These three overlapping circles aren’t the only themes to cover when it comes to the art of business, but they provide a great frame when we’re looking at the human side of our businesses.
Profit is usually the first – and, unfortunately, only – objective that many people focus on when building businesses. It’s an important information point, but business can be so much more. In a corporate capitalist system, though, it make sense for executives to worry – an investor’s primary concern is profit, so the executive must play that game if she wants to keep her job. We get to play a different game in small business.
Businesses also have impact, whether that impact is specified at the customer, employee, owner, societal, economic, governmental, or global level. Business is the primary driver of social change in the 21st Century. If we so chose, we can divert the surplus created from the efficiencies of technology and the science of business into social profit as much as we can individual profit.
You might not like Fun as a main theme – you may prefer values, principles, personality, alignment, or so on. It so turns out that infusing fun and happiness as part of the process of business rather than a secondary outcome of business makes it easier to achieve the other two themes. Cultivate fun and happiness in the work and it’s much easier to deliver happiness as a product of the work. (Don’t like fun? Sub in whatever word from that list above you want. You should get to the same end of happiness – the flourishing brand of happiness, not just the ephemeral affect of happiness.)
That sweet spot in the middle is where the stuff of building and maintaining great businesses is. (Click to tweet – thanks!) Why?
A business that lacks sufficient fun is one in which all parties involved merely use the vehicle to get whatever else they want. The humans “in the machine” do whatever they can to spend as little time in there as possible.
A business that lacks sufficient profit is a volatile, anxiety-ridden place where people are scared to fail and, thus, learn the best lessons of life and business. It also can’t deliver on its big vision – it’s much safer to get a single than swing for the fences. In time, playing small becomes the team’s or culture’s mindset.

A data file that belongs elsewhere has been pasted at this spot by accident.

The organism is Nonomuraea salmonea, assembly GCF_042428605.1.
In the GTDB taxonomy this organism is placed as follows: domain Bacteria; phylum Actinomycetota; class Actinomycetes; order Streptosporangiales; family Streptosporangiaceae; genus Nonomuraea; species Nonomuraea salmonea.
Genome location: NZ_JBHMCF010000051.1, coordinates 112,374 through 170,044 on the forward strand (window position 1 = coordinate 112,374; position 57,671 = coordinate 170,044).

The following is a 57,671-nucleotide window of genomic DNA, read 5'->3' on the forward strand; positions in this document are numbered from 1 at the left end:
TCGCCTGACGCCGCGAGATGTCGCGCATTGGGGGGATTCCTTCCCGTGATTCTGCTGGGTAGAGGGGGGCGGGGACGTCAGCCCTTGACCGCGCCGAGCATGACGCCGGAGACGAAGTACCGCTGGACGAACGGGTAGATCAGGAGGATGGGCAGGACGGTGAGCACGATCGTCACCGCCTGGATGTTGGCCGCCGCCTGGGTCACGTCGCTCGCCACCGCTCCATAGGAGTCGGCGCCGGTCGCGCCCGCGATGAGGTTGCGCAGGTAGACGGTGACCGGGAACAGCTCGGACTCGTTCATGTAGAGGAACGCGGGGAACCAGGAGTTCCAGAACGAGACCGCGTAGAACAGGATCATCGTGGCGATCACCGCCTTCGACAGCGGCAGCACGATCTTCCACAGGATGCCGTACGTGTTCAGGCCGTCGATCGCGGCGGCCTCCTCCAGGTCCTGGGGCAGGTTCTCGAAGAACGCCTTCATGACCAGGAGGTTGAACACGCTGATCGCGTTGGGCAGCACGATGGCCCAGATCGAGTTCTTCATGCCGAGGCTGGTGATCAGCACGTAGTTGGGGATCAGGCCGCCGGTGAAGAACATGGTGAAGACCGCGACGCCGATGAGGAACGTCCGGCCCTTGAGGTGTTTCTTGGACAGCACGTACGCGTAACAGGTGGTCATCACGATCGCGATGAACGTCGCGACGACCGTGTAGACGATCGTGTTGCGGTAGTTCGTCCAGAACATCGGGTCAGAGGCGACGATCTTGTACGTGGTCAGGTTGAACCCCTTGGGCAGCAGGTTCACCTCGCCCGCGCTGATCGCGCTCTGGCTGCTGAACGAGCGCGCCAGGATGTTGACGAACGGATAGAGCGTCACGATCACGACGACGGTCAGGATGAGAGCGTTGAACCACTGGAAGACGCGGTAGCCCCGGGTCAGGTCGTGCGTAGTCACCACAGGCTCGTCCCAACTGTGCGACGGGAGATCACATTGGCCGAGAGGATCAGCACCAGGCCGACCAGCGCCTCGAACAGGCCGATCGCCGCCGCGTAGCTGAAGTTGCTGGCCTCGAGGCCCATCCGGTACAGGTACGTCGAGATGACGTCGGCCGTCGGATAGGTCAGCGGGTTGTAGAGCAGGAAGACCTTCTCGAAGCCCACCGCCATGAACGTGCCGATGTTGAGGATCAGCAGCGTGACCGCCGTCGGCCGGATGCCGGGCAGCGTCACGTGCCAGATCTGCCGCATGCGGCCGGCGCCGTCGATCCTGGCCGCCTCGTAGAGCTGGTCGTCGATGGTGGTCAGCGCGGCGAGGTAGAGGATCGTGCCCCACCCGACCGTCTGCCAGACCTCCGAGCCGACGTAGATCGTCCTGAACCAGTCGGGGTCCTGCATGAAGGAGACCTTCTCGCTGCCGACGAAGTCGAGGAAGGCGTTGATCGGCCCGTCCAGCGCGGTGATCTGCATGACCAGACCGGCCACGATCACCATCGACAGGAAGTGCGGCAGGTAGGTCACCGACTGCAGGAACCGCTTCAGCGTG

A business that lacks sufficient impact has a hard time thriving in the rich later stages of businesses. It’s akin to riding a moped – it’s all fun to ride but you don’t want your friends to see you on it.
As if finding that right balance weren’t hard enough, businesses have an annoying tendency to shift along the axes through their different stages. They get more complex in some dimensions and simpler in others. What was fun yesterday is old today. Activities that were profitable in the past lose their return. Setbacks on fulfilling the vision pulls focus away from impact.
Further adding to the complexity is that it’s the dimensions of impact and fun that make our businesses so different. Take a similar set of economic ingredients, add different people to it, and you get dramatically different business. You get Microsoft versus Apple. In small and micro business, you see one person who thrives being a solo and another who thrives with a team. One may have a hyper-profitable business with a smaller scope and human footprint; the other may be less profitable but have a larger scope and human footprint. Neither is intrinsically better than the other.
Steering a business through that sweet-spot of convergence is no easy job – the winds go one way, the current the other. Being a good executive, no matter the size of business, requires an odd combination of delicacy, attunement, vision, delusion, and willpower. It’s a skill that takes a lifetime to master, so don’t worry – you’ve got time.